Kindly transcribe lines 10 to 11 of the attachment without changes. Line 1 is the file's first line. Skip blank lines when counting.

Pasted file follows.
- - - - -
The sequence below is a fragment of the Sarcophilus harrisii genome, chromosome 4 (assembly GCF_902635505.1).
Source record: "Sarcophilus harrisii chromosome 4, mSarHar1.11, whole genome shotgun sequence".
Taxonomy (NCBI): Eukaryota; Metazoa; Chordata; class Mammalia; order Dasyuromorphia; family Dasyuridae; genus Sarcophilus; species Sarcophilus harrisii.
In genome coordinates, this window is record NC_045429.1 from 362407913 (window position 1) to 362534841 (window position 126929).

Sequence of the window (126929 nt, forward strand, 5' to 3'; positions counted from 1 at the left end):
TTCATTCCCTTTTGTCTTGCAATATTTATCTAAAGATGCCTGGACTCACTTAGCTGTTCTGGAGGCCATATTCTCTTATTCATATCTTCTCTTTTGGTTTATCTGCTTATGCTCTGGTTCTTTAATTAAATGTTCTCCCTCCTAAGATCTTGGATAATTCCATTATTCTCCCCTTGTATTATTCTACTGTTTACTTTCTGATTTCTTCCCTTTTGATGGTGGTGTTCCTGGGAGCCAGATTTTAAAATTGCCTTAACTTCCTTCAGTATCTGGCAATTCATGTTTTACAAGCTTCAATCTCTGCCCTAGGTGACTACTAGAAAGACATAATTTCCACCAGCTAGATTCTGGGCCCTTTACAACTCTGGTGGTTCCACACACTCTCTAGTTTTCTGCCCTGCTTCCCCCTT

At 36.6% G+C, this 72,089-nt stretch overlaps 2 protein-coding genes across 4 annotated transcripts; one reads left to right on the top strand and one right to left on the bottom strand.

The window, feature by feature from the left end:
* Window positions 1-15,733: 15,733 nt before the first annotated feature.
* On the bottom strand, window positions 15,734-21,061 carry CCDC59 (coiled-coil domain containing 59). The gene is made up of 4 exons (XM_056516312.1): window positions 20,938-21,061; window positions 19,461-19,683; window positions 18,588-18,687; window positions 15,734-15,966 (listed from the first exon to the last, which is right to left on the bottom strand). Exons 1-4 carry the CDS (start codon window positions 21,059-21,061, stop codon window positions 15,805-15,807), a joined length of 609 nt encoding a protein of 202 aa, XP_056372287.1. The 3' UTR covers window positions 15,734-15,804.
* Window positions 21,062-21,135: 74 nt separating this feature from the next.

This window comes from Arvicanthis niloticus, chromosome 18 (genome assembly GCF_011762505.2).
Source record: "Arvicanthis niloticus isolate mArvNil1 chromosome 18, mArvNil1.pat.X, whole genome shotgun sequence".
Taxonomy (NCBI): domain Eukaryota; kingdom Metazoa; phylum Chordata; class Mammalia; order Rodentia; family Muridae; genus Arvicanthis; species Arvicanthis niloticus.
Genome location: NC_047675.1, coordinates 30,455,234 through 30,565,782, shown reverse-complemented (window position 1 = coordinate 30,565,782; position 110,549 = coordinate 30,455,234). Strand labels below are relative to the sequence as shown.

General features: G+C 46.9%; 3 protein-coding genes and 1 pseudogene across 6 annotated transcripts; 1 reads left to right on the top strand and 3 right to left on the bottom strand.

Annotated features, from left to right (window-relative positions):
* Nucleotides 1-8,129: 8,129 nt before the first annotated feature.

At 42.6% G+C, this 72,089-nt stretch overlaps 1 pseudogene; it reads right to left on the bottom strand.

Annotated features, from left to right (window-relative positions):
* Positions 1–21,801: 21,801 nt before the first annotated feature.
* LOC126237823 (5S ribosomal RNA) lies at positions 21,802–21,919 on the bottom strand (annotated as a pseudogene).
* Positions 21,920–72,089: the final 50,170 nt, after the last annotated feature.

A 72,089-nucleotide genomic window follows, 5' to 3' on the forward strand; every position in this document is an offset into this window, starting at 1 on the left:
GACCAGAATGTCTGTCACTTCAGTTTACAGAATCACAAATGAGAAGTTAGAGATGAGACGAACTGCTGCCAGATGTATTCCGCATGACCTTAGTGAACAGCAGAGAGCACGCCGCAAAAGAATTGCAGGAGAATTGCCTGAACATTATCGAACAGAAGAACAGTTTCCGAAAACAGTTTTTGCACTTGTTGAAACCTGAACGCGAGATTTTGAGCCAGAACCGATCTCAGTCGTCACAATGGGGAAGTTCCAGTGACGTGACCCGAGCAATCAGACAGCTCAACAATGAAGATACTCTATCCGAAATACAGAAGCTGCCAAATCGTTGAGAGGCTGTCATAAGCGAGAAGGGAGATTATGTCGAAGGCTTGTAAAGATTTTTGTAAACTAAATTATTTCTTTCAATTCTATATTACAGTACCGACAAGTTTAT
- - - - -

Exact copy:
* On the bottom strand, window positions 15,734-21,061 carry CCDC59 (coiled-coil domain containing 59). The gene is made up of 4 exons (XM_056516312.1): window positions 20,938-21,061; window positions 19,461-19,683; window positions 18,588-18,687; window positions 15,734-15,966 (listed from the first exon to the last, which is right to left on the bottom strand). Exons 1-4 carry the CDS (start codon window positions 21,059-21,061, stop codon window positions 15,805-15,807), a joined length of 609 nt encoding a protein of 202 aa, XP_056372287.1. The 3' UTR covers window positions 15,734-15,804.
* Window positions 21,062-21,135: 74 nt separating this feature from the next.